Choosing security technology for your organization shouldn’t be overly complicated, yet it is, due to the factors listed above as well as many others not covered here. To navigate the cybersecurity vendor landscape and identify the right vendor for your organization:1. Learn What You Have
What technologies do you have deployed? Where are they deployed? What kind of data do they produce? How actionable is that data (i.e., what risk reduction actions can you take as a result of the data)?
Importantly, given that many product companies are evolving into platform companies — meaning, the core product might include additional capabilities such as full visibility into network traffic, application dependency mapping, or comprehensive event logging — the functionality you need may be embedded in another solution.
If so, you’ll need to determine if that functionality is good enough or if a best-of-breed solution is needed. There’s no one size fits all. Your answer is entirely dependent on your business, compliance requirements, risk tolerance, and ability to operate deployments.2. Focus on the Fundamentals
While it might be tempting to allocate a budget for the newsiest product or platform, if you don’t have the right foundation for your security program, everything deployed on top will crumble in a flash. Think of it like building a house: you need to pour the foundation and frame the structure before you go installing bathroom fixtures.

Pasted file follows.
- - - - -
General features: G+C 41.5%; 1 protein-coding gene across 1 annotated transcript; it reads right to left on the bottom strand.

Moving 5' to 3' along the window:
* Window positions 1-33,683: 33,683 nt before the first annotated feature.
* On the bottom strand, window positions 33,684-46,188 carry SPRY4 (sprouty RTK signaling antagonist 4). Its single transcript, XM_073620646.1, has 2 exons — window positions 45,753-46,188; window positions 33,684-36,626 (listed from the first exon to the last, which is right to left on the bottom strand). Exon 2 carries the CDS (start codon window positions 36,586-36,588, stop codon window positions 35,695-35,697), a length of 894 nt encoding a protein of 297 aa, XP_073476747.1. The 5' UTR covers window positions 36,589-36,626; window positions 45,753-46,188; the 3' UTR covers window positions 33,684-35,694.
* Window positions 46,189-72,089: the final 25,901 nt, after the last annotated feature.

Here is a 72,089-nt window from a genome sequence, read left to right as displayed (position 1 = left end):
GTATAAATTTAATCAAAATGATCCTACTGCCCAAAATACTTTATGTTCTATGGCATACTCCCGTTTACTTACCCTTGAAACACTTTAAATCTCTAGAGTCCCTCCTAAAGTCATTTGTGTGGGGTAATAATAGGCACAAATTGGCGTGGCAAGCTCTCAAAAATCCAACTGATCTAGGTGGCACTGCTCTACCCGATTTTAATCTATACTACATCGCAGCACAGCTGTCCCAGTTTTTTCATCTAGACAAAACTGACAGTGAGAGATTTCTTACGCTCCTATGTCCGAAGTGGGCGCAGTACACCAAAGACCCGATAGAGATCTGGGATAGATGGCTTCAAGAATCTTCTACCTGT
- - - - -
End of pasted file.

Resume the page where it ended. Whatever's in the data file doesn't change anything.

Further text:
But security teams could theoretically buy an XDR or packet analyzer without already having firewalls, ID/PS, antivirus, appsec, email/web filtering, endpoint protection, access controls, anomaly detection, etc. — basic cyber hygiene functionality — deployed. Going straight for the gusto won’t help if your company can’t even block basic spam — so tackle the foundations first and grow from there.3. Quantify Your Budget
Despite the rash of breaches and risks to an organization when/if they are a victim, no security team has unlimited budget to procure products. However, financial outlay is just part of the equation.
Personnel to deploy and manage implemented technology can quickly add up, especially if in-house resources are not an option. You will also have to think about how operational impacts could affect both your team’s time and costs. For instance, if a tool takes six weeks to deploy, that’s a lot less resource-draining than a six-month deployment. And deployment is only the start of maintenance costs.
Stay tuned for Part 2, where I’ll explore questions to ask vendors to clarify what they’re selling and differentiate them from other products and product categories.
As the pandemic winds down, businesses have a new challenge: securing hybrid environments. Download the “Take Back Control of Your Hybrid Work Environment” white paper to learn how.